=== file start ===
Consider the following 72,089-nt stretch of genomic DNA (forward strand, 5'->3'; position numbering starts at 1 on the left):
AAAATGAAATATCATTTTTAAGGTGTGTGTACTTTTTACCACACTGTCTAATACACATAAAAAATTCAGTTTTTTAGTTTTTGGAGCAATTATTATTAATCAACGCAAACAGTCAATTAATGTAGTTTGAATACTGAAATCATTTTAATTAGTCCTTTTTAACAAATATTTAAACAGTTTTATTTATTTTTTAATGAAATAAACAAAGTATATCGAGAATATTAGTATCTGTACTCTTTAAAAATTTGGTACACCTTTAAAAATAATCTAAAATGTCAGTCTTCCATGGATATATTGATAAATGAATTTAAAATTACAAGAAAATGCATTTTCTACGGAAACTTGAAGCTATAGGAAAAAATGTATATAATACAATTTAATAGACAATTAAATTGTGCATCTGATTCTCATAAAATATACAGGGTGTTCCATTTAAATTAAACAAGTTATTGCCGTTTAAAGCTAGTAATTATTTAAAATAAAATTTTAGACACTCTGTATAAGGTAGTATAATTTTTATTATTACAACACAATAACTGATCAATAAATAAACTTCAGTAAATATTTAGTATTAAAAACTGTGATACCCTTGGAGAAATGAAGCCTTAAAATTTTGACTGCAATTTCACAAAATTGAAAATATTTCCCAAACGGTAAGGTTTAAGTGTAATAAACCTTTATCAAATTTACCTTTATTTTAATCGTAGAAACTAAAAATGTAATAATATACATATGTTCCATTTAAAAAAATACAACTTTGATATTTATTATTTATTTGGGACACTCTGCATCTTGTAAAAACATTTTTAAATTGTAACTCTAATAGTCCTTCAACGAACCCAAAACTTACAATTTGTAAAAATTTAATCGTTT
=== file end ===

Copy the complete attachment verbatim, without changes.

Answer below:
Consider the following 72,089-nt stretch of genomic DNA (forward strand, 5'->3'; position numbering starts at 1 on the left):
AAAATGAAATATCATTTTTAAGGTGTGTGTACTTTTTACCACACTGTCTAATACACATAAAAAATTCAGTTTTTTAGTTTTTGGAGCAATTATTATTAATCAACGCAAACAGTCAATTAATGTAGTTTGAATACTGAAATCATTTTAATTAGTCCTTTTTAACAAATATTTAAACAGTTTTATTTATTTTTTAATGAAATAAACAAAGTATATCGAGAATATTAGTATCTGTACTCTTTAAAAATTTGGTACACCTTTAAAAATAATCTAAAATGTCAGTCTTCCATGGATATATTGATAAATGAATTTAAAATTACAAGAAAATGCATTTTCTACGGAAACTTGAAGCTATAGGAAAAAATGTATATAATACAATTTAATAGACAATTAAATTGTGCATCTGATTCTCATAAAATATACAGGGTGTTCCATTTAAATTAAACAAGTTATTGCCGTTTAAAGCTAGTAATTATTTAAAATAAAATTTTAGACACTCTGTATAAGGTAGTATAATTTTTATTATTACAACACAATAACTGATCAATAAATAAACTTCAGTAAATATTTAGTATTAAAAACTGTGATACCCTTGGAGAAATGAAGCCTTAAAATTTTGACTGCAATTTCACAAAATTGAAAATATTTCCCAAACGGTAAGGTTTAAGTGTAATAAACCTTTATCAAATTTACCTTTATTTTAATCGTAGAAACTAAAAATGTAATAATATACATATGTTCCATTTAAAAAAATACAACTTTGATATTTATTATTTATTTGGGACACTCTGCATCTTGTAAAAACATTTTTAAATTGTAACTCTAATAGTCCTTCAACGAACCCAAAACTTACAATTTGTAAAAATTTAATCGTTT